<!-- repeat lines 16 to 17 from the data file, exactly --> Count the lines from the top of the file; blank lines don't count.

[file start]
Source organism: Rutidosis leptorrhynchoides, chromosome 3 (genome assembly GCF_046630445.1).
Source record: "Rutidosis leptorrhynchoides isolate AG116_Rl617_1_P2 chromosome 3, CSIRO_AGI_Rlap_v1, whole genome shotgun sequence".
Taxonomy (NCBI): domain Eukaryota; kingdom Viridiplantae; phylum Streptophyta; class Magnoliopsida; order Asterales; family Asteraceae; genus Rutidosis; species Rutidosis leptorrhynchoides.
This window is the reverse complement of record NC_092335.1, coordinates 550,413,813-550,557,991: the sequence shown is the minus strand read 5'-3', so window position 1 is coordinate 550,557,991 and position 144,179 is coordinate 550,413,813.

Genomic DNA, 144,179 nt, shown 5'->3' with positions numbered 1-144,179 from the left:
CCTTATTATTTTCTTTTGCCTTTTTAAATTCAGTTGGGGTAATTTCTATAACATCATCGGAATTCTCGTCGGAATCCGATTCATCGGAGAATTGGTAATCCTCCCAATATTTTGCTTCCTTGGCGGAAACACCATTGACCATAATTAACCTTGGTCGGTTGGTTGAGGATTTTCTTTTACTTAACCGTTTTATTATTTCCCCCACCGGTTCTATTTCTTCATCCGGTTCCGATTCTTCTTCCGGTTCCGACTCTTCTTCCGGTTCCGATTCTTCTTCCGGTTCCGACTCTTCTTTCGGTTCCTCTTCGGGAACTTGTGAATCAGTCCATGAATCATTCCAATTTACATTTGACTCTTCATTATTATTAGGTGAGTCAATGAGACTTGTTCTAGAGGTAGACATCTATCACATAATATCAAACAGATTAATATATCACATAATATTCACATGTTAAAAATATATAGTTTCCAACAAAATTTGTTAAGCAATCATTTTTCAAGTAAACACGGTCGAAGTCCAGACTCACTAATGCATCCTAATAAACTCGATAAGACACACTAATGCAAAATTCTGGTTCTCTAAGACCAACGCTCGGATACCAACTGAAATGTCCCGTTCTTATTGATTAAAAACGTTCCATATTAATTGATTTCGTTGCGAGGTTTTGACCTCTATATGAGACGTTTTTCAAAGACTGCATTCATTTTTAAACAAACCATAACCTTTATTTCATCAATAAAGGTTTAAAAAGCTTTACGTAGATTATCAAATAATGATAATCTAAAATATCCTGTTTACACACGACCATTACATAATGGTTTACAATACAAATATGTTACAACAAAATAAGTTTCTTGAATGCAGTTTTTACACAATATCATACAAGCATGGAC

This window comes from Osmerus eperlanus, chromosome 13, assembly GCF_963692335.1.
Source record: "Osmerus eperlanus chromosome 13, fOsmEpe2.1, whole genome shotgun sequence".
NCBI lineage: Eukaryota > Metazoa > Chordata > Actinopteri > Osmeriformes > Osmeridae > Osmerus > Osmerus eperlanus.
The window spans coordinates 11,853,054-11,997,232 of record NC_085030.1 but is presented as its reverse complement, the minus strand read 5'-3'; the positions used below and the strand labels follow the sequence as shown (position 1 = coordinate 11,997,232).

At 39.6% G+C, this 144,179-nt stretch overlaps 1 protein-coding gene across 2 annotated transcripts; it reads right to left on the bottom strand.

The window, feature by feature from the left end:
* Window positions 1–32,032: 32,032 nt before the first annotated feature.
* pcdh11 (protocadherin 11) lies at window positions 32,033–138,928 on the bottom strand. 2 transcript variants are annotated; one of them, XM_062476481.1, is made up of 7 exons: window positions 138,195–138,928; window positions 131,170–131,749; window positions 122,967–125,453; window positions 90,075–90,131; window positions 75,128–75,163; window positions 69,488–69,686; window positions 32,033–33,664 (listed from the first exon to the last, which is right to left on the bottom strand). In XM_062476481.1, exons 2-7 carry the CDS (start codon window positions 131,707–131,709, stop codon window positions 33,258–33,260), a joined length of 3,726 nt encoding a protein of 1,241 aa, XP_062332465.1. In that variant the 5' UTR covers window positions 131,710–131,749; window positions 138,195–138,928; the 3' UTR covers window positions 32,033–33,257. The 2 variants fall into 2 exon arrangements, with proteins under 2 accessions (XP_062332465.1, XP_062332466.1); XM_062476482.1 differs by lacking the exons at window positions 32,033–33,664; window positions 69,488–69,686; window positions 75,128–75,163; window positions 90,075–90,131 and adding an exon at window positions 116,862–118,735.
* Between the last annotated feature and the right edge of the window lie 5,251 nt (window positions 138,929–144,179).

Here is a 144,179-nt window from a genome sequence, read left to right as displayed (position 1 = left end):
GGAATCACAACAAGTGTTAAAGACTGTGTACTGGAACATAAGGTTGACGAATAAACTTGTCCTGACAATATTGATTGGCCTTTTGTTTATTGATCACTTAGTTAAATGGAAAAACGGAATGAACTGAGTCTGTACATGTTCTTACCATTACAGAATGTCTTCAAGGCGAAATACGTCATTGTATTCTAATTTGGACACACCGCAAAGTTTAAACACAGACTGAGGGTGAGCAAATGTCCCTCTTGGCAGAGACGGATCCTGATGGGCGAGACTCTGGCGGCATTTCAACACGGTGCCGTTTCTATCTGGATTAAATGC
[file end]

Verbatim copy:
Here is a 144,179-nt window from a genome sequence, read left to right as displayed (position 1 = left end):
GGAATCACAACAAGTGTTAAAGACTGTGTACTGGAACATAAGGTTGACGAATAAACTTGTCCTGACAATATTGATTGGCCTTTTGTTTATTGATCACTTAGTTAAATGGAAAAACGGAATGAACTGAGTCTGTACATGTTCTTACCATTACAGAATGTCTTCAAGGCGAAATACGTCATTGTATTCTAATTTGGACACACCGCAAAGTTTAAACACAGACTGAGGGTGAGCAAATGTCCCTCTTGGCAGAGACGGATCCTGATGGGCGAGACTCTGGCGGCATTTCAACACGGTGCCGTTTCTATCTGGATTAAATGC